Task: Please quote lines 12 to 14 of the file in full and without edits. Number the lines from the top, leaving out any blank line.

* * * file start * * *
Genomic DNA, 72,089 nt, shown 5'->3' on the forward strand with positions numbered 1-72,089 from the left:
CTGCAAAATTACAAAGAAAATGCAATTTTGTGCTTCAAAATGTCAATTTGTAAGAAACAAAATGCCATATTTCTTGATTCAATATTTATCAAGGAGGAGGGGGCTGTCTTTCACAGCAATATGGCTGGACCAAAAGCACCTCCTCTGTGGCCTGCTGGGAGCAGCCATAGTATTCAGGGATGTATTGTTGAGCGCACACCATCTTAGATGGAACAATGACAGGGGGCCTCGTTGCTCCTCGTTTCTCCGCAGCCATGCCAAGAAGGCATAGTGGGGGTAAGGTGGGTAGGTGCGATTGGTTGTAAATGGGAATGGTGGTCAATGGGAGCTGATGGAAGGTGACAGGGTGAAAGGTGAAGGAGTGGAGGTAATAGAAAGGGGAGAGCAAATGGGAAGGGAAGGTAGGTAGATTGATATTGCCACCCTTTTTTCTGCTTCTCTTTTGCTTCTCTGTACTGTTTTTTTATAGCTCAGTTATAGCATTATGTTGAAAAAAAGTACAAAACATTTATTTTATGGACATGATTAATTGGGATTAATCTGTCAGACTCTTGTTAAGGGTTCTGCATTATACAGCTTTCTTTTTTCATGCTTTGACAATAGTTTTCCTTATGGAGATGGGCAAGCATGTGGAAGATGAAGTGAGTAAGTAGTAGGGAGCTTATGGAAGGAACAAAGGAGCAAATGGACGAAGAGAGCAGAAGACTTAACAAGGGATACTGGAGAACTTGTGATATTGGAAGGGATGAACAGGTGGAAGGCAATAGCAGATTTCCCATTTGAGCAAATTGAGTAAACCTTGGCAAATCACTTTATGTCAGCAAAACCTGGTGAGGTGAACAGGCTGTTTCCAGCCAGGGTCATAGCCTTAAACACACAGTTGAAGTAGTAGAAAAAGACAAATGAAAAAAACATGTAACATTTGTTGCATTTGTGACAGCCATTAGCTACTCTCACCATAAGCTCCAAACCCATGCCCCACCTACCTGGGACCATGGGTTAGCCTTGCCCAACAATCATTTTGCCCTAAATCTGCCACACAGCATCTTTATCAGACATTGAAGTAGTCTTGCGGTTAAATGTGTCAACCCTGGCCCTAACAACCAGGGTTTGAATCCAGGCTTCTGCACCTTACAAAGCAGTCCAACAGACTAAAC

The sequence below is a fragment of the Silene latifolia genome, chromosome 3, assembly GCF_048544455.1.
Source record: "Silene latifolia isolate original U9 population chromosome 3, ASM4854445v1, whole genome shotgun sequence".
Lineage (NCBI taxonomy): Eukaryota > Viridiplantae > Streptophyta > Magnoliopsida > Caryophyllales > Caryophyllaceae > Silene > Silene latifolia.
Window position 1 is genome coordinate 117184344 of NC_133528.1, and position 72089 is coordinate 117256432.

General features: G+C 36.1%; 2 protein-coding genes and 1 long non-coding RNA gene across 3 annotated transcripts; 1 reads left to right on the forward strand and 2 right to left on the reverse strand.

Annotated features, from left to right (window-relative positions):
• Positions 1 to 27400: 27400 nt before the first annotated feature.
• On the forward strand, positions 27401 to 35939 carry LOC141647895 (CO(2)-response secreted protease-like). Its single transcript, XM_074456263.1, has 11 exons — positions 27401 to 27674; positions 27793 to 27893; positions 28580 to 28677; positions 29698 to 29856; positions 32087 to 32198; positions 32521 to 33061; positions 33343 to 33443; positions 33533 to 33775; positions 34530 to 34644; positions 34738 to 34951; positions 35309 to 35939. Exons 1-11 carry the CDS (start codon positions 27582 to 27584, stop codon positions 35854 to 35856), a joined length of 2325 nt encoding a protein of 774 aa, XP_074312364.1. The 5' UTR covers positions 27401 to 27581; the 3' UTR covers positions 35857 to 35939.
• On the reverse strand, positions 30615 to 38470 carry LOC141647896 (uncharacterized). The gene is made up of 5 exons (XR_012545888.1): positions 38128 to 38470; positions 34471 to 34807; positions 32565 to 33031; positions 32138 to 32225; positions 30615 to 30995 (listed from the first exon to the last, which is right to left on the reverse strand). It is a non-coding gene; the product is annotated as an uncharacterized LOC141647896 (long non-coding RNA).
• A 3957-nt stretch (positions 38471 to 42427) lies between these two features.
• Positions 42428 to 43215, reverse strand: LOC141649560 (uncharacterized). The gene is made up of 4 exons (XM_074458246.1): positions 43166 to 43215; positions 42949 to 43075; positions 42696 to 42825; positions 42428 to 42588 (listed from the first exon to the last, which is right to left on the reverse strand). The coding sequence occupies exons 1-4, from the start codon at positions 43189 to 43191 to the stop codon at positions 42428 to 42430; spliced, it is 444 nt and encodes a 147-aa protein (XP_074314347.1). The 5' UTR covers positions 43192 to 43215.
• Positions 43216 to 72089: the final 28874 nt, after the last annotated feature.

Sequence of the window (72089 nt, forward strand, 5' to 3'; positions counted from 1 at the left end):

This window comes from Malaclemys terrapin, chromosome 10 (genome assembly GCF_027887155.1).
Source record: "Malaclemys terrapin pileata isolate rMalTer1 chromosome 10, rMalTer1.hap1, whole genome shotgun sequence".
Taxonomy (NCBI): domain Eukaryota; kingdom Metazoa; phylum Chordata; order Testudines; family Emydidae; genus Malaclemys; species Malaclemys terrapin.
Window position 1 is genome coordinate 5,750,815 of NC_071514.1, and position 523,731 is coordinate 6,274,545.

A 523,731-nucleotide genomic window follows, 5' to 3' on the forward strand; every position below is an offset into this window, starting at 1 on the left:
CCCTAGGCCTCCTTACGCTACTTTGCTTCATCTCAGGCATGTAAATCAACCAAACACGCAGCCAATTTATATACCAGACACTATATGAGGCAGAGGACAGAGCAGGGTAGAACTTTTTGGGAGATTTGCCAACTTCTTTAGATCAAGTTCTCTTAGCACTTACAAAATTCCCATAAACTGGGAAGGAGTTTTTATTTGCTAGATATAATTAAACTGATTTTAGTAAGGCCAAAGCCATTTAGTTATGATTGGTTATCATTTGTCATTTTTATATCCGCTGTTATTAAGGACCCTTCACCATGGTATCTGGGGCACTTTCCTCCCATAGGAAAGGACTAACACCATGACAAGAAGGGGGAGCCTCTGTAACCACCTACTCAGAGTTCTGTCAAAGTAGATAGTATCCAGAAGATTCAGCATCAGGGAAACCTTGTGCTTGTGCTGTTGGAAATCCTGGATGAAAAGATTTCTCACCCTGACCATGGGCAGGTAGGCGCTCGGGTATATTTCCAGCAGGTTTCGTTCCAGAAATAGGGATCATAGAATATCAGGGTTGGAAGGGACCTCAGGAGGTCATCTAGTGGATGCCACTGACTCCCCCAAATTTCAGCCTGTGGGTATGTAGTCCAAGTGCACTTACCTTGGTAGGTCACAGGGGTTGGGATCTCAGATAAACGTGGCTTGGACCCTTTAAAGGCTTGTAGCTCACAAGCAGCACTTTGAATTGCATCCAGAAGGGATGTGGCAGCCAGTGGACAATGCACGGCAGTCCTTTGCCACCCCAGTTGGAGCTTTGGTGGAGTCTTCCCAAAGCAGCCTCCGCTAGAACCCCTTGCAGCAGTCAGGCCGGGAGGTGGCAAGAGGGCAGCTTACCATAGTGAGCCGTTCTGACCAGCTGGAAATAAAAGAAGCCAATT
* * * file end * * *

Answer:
• A 3957-nt stretch (positions 38471 to 42427) lies between these two features.
• Positions 42428 to 43215, reverse strand: LOC141649560 (uncharacterized). The gene is made up of 4 exons (XM_074458246.1): positions 43166 to 43215; positions 42949 to 43075; positions 42696 to 42825; positions 42428 to 42588 (listed from the first exon to the last, which is right to left on the reverse strand). The coding sequence occupies exons 1-4, from the start codon at positions 43189 to 43191 to the stop codon at positions 42428 to 42430; spliced, it is 444 nt and encodes a 147-aa protein (XP_074314347.1). The 5' UTR covers positions 43192 to 43215.
• Positions 43216 to 72089: the final 28874 nt, after the last annotated feature.